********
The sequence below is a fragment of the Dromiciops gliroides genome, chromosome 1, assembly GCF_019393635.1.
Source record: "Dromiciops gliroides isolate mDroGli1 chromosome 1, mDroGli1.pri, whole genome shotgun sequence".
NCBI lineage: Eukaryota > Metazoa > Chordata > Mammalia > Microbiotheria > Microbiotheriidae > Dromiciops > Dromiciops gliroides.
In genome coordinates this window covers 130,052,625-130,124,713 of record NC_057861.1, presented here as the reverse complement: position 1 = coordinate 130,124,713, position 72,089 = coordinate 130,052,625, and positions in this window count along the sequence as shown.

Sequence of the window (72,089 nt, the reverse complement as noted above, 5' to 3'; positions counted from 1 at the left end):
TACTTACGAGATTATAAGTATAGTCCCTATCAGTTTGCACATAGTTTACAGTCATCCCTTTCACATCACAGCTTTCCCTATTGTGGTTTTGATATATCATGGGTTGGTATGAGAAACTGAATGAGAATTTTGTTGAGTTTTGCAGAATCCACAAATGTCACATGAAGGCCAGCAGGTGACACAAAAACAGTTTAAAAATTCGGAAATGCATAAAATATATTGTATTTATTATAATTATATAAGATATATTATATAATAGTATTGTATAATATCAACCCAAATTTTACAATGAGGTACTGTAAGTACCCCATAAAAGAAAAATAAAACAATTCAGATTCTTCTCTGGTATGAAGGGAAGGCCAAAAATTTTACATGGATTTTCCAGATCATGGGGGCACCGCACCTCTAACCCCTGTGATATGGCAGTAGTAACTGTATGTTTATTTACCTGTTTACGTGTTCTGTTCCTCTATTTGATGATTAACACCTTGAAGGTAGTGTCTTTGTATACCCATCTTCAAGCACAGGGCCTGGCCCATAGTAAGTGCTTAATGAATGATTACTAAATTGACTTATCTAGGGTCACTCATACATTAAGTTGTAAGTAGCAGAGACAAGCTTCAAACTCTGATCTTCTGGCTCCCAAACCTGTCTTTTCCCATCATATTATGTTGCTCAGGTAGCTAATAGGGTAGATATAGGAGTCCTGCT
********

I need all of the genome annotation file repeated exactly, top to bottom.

The sequence below is a fragment of the Dromiciops gliroides genome, chromosome 1, assembly GCF_019393635.1.
Source record: "Dromiciops gliroides isolate mDroGli1 chromosome 1, mDroGli1.pri, whole genome shotgun sequence".
NCBI lineage: Eukaryota > Metazoa > Chordata > Mammalia > Microbiotheria > Microbiotheriidae > Dromiciops > Dromiciops gliroides.
In genome coordinates this window covers 130,052,625-130,124,713 of record NC_057861.1, presented here as the reverse complement: position 1 = coordinate 130,124,713, position 72,089 = coordinate 130,052,625, and positions in this window count along the sequence as shown.

Sequence of the window (72,089 nt, the reverse complement as noted above, 5' to 3'; positions counted from 1 at the left end):
TACTTACGAGATTATAAGTATAGTCCCTATCAGTTTGCACATAGTTTACAGTCATCCCTTTCACATCACAGCTTTCCCTATTGTGGTTTTGATATATCATGGGTTGGTATGAGAAACTGAATGAGAATTTTGTTGAGTTTTGCAGAATCCACAAATGTCACATGAAGGCCAGCAGGTGACACAAAAACAGTTTAAAAATTCGGAAATGCATAAAATATATTGTATTTATTATAATTATATAAGATATATTATATAATAGTATTGTATAATATCAACCCAAATTTTACAATGAGGTACTGTAAGTACCCCATAAAAGAAAAATAAAACAATTCAGATTCTTCTCTGGTATGAAGGGAAGGCCAAAAATTTTACATGGATTTTCCAGATCATGGGGGCACCGCACCTCTAACCCCTGTGATATGGCAGTAGTAACTGTATGTTTATTTACCTGTTTACGTGTTCTGTTCCTCTATTTGATGATTAACACCTTGAAGGTAGTGTCTTTGTATACCCATCTTCAAGCACAGGGCCTGGCCCATAGTAAGTGCTTAATGAATGATTACTAAATTGACTTATCTAGGGTCACTCATACATTAAGTTGTAAGTAGCAGAGACAAGCTTCAAACTCTGATCTTCTGGCTCCCAAACCTGTCTTTTCCCATCATATTATGTTGCTCAGGTAGCTAATAGGGTAGATATAGGAGTCCTGCT